First - I think out of brevity or something else - he fails to bring up the real reason conservatives view Goldwater's '64 run as a triumph, namely that it began the pull of the PArty away from Wall Street, the NY banks, and the whole "Eastern Establishment" towards a more grassroots party. Perhaps even more so, it pulled the geographic center of the Party to the west, where it remained till at least the Romney nomination 2012.

The fact that Goldwater started the trend of Republicans dominating southern politics no more reflects that the gravitational pull of the Party/movement is white nationalism then the fact that Democrats relied on a solid south through at least the 70s and the end of the New Deal Coalition somehow makes that era of the party a white nationalist party.

Which, I think, brings up the more important point. Just like the Democrats in the late 60s and into the 70s - the Republicans are facing the fact that their coalition just does not have the votes. Its an old coalition. In fact the Republican Party in post WW2 America is/was clearly the party of the baby boomers. They elected Nixon, and they elected Reagan, H.W., and W. And if it were not for Watergate and Ross Perot then Obama probably is the first Democrat in the White House since LBJ. That is how much baby boomers dominated American politics from the late 60s to almost today. But they are old and dying.
So just as has happened in the past, the PArty is going to need to develop a new coalition. And, of course, that coalition is going to have to go outside just certain segments of white voters.
And the potential coalition seems obvious to me - largely because of Trump and largely because of where the Democratic Party is today. The Democrats are once again the Establishment. They are the party of Wall Street, of the international business class, and even of the modern day gilded class (those tech giants who make millions and millions off of paper deals, etc.).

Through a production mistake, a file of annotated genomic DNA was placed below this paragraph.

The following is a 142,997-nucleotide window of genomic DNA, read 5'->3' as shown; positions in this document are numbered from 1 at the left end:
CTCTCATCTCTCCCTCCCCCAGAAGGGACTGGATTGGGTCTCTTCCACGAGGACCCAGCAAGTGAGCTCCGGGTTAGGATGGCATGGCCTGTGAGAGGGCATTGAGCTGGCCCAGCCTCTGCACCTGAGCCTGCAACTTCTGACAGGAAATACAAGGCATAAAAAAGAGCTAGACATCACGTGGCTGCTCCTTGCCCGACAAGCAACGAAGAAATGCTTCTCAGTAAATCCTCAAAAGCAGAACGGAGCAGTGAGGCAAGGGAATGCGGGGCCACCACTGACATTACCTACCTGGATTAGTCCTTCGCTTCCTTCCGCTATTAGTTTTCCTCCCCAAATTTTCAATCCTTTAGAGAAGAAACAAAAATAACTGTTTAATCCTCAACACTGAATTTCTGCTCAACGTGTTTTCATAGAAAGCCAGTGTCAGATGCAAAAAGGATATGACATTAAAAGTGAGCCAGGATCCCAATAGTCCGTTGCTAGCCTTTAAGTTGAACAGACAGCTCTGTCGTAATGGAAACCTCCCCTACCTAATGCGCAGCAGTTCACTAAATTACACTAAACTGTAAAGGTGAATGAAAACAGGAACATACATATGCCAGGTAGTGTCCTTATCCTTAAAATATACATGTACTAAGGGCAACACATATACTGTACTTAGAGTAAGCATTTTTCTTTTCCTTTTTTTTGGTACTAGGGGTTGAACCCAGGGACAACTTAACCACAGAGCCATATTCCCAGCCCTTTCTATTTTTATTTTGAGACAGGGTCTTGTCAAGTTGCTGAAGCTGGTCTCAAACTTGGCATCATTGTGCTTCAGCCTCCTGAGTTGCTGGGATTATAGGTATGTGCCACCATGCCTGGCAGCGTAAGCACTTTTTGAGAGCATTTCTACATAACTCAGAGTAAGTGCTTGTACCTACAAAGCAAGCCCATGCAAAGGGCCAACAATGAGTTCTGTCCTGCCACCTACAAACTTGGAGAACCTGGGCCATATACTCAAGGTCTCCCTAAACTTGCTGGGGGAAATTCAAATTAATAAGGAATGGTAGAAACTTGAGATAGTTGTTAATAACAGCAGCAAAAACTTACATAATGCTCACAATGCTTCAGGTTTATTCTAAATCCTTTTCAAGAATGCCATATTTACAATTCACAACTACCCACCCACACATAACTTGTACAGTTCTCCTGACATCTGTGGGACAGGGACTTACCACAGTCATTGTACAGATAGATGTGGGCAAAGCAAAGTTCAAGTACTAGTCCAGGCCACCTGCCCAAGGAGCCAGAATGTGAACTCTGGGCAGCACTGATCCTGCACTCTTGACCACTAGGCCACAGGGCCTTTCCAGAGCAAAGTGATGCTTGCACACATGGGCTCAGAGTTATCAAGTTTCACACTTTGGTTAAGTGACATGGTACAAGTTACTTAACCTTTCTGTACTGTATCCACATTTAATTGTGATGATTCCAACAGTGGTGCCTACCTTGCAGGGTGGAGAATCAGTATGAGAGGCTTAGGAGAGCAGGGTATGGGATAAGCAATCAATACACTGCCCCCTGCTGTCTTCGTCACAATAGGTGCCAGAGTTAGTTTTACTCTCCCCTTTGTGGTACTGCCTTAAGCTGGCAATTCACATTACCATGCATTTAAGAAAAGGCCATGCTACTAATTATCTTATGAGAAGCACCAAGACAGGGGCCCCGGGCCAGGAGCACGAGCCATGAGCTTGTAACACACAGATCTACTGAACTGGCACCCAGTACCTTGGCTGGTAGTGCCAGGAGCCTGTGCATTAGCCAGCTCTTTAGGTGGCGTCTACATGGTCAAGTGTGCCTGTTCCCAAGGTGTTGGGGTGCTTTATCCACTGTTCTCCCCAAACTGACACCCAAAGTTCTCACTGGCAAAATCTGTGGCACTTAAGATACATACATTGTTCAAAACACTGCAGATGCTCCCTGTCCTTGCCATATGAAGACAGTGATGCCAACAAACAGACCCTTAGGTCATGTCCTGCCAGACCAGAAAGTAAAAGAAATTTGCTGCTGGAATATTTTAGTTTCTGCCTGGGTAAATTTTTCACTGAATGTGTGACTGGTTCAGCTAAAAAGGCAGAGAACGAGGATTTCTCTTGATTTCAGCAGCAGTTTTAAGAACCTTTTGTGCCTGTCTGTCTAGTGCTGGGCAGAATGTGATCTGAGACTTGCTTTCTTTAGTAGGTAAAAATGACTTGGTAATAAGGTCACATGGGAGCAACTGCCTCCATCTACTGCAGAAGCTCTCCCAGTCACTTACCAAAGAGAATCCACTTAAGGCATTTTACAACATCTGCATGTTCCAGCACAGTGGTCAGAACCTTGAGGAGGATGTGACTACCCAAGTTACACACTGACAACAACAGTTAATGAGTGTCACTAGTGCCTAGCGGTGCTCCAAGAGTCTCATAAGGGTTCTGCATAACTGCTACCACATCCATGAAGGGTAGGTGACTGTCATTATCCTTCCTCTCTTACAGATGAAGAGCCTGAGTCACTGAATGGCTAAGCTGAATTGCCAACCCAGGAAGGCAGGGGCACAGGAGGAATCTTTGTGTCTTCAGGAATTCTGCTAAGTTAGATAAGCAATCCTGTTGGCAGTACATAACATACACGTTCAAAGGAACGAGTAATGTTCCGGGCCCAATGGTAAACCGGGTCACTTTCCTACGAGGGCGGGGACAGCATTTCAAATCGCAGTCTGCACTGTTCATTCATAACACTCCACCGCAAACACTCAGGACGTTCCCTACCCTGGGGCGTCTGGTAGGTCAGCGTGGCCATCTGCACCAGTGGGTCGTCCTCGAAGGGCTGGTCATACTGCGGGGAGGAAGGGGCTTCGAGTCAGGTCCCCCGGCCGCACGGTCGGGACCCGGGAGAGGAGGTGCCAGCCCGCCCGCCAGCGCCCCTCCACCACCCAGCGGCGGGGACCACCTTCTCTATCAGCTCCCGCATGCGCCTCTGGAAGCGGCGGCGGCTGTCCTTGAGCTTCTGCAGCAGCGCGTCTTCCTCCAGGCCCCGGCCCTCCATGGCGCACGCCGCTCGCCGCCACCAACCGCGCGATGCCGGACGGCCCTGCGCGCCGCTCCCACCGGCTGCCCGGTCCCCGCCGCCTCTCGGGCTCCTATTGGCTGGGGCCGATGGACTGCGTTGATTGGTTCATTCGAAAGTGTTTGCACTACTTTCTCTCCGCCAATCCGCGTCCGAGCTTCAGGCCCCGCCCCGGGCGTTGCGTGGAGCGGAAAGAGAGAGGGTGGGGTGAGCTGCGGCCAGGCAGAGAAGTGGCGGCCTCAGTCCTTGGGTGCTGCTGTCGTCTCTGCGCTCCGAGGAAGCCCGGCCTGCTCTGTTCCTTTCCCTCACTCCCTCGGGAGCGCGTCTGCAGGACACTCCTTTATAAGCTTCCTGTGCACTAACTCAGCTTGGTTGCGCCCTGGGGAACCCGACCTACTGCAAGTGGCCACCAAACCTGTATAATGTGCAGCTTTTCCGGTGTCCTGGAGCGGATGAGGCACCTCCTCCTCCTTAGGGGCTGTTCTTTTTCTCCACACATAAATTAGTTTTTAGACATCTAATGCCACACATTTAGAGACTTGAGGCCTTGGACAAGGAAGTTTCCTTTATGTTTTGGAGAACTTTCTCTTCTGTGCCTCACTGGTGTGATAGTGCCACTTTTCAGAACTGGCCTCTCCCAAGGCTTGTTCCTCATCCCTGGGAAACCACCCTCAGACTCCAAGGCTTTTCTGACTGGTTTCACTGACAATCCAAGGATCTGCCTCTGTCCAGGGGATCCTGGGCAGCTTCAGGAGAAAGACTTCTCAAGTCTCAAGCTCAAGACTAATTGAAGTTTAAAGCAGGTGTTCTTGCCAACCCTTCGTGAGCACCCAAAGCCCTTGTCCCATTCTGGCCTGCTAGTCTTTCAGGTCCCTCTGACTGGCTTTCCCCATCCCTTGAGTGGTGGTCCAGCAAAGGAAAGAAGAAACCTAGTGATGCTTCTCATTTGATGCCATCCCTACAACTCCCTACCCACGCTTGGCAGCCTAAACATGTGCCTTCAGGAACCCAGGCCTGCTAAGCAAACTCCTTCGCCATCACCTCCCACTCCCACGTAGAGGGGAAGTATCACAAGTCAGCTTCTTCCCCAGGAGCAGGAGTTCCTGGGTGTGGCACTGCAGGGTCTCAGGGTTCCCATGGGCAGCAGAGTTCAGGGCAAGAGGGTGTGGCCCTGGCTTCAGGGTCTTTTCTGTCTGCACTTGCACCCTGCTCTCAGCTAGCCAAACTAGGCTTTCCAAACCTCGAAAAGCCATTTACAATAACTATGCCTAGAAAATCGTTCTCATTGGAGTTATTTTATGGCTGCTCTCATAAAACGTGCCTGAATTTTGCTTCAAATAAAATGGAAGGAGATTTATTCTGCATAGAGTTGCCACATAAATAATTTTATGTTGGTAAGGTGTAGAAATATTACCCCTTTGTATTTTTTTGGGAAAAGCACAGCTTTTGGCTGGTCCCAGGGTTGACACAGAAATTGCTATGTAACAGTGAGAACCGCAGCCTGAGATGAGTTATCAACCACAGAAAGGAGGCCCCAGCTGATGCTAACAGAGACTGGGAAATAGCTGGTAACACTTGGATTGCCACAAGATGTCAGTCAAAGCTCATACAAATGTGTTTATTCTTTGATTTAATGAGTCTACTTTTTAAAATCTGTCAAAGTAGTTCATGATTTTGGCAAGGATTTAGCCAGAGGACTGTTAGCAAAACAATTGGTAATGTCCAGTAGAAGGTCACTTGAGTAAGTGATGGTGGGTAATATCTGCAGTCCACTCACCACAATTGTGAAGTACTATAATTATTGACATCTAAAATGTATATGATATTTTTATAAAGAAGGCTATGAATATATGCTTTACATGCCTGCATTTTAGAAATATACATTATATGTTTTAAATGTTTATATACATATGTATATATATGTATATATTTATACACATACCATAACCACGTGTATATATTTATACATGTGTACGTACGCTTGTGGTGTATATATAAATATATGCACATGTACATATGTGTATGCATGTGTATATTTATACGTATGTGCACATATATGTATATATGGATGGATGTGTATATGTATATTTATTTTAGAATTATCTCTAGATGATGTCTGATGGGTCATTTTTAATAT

not2rich

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To me, the hope for the Conservatives, is to align with the Libertarians and find a common platform and let the rest of the GOP sort themselves out and hope that the reasonable ones join this new group.
I agree. A lot of my conservative Republican friends who can't stand Trump intend to vote for Gary Johnson.

There is crossover appeal between conservatives and libertarians, and if there was a party that was, for example, fiscally conservative, socially liberal, pro-free market yet not anti-government, that would be a party that would even appeal to a liberal like me.
 

SaintJ

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The fact that Goldwater started the trend of Republicans dominating southern politics no more reflects that the gravitational pull of the Party/movement is white nationalism then the fact that Democrats relied on a solid south through at least the 70s and the end of the New Deal Coalition somehow makes that era of the party a white nationalist party.
I love you JE but this is just completely wrong. Since 1968, with Nixon's Southern Strategy, they've been more than happy to demonize the African American community to attract white votes, usually through the use of fear, and almost as much with stereotypes involving undeserved entitlement. You have Reagan and his apocryphal "welfare queen in a Cadillac", Willie Horton, all the way up through "All Lives Matter" and our Muslim president problem. It's canned racism, plain and simple -- it's not the only food on the plate, but it's as much main course as side dish at this point.


And the potential coalition seems obvious to me - largely because of Trump and largely because of where the Democratic Party is today. The Democrats are once again the Establishment. They are the party of Wall Street, of the international business class, and even of the modern day gilded class (those tech giants who make millions and millions off of paper deals, etc.).